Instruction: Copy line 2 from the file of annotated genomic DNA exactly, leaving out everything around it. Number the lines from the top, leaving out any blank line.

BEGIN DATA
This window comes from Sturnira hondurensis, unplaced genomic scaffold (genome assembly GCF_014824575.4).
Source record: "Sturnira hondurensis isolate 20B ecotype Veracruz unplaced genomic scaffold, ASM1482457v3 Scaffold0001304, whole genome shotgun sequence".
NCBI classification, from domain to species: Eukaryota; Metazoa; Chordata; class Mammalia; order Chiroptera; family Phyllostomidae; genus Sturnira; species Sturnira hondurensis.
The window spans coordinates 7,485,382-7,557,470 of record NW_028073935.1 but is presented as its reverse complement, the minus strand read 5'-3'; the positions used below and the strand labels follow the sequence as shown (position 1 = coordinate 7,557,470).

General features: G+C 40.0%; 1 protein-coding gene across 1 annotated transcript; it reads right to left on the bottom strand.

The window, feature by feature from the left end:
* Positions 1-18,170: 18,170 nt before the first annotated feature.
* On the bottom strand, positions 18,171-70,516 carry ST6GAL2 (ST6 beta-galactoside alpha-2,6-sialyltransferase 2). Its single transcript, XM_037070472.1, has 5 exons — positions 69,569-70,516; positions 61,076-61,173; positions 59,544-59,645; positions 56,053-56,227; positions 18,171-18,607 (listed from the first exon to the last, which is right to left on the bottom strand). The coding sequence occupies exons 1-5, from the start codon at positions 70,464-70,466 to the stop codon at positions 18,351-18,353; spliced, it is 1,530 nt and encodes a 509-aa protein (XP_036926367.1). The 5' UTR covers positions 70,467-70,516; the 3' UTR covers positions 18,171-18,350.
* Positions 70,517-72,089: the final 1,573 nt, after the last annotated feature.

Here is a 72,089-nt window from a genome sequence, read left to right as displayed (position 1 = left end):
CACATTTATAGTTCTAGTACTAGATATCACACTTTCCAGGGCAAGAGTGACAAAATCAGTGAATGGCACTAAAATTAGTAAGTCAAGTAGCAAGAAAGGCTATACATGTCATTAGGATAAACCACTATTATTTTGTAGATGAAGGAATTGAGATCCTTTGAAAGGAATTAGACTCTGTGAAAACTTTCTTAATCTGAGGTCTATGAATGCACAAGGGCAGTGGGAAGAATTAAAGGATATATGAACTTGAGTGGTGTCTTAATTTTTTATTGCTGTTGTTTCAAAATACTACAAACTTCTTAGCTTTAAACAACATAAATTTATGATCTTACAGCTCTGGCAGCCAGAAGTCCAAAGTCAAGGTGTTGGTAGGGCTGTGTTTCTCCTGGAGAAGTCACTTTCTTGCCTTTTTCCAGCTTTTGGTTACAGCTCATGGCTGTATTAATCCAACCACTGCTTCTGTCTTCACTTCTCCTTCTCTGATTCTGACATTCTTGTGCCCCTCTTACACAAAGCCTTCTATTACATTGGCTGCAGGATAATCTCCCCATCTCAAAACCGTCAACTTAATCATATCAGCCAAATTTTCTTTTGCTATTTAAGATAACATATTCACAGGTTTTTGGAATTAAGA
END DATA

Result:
Source record: "Sturnira hondurensis isolate 20B ecotype Veracruz unplaced genomic scaffold, ASM1482457v3 Scaffold0001304, whole genome shotgun sequence".